I miss this feature and cannot fathom who would have found this a negative workflow issue.

My best guess is they’re people who like to work with their tracks very close together vertically, and end up creating new tracks all the time instead of putting the audio onto the nearest existing audio track.

Fair enough. Then something like Martin’s suggestion is a good one.

“Honestly, I love Cubase modifiers. So myself, I would for example like to have an option with a modifier. While drag-and-drop, if I hit a modifier, create a new track under the one, where I’m right now, and place it there. That would be my personal favourite way. And someone other would hate it. :wink:
Martin Jirsak

Lol i miss this feature too. It was really convenient! Put it back!

Well, it ain’t coming back… the audio-post folk shouted longer and louder, and they got it removed because it was screwing their workflow when in large (300+ tracks) projects. (see Fredo’s response immediately below mine here - forum playing up; can’t get it to go direct to his response for some reason…)

It’s a shame. Studio One works that way.

I feel like one of the biggest long-term challenges Steinberg/Cubase will run into when it comes to workflow/ease of use improvements is the long-time customers who say, “I’ve been working this way for 20 years and Steinberg broke it for no reason!”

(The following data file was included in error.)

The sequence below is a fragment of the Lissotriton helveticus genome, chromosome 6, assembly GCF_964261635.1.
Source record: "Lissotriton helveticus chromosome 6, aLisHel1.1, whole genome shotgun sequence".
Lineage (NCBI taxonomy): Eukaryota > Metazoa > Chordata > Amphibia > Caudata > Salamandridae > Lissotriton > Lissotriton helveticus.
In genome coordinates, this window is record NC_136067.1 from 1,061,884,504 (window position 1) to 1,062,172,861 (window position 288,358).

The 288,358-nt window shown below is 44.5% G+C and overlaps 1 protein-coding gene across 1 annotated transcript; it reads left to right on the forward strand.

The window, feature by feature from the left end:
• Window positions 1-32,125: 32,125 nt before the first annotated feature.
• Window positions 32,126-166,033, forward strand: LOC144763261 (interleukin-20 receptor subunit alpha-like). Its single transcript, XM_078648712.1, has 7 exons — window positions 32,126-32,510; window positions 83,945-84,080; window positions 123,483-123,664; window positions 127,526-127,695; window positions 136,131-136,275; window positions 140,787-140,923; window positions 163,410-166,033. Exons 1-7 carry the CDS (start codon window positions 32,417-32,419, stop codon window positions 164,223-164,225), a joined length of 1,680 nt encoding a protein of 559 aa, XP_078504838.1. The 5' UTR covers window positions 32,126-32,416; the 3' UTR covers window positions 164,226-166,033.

I’m not saying Steinberg will always get it right, and the long-time users will always be wrong, but people don’t want to learn new ways of doing things and that could be a hinderance to progress. It’s very well known for example that when a company does a major redesign of a website, satisfaction usually drops in the immediate aftermath because people don’t know where things are any longer and have to learn the new site. Then, if done well, after an adjustment period, satisfaction increases.

There’s a lot of these types of discussions on the forum right now. The right-click menu discussion is an obvious example of a positive change not going over well with long-time users. This is an example of Steinberg making a change (IMO for the better) then not sticking with it because of some long-time users. I personally feel like they spent too much time screwing with the color tool only to over-engineer and complicate it in the last round of updates (and I’m not a long-time user).

I feel like Steinberg is on the right track overall, but they need to commit to a design, design it right in the first place without over-engineering it and stick to their guns in the face of user complaints. An obvious example that would piss everyone off: re-ordering the tool key commands so they matched the current (correct) tool order. Most used tools on the left, least used on the right is absolutely the right ordering, but the keyboard shortcuts should match that by default. Don’t keep them out of order like they are in Cubase 10 because of people who’ve been using Cubase since the 90’s like it that way. But what’s an even better design approach than that? Building a proper set of Smart Tools so users don’t need to change tools much at all.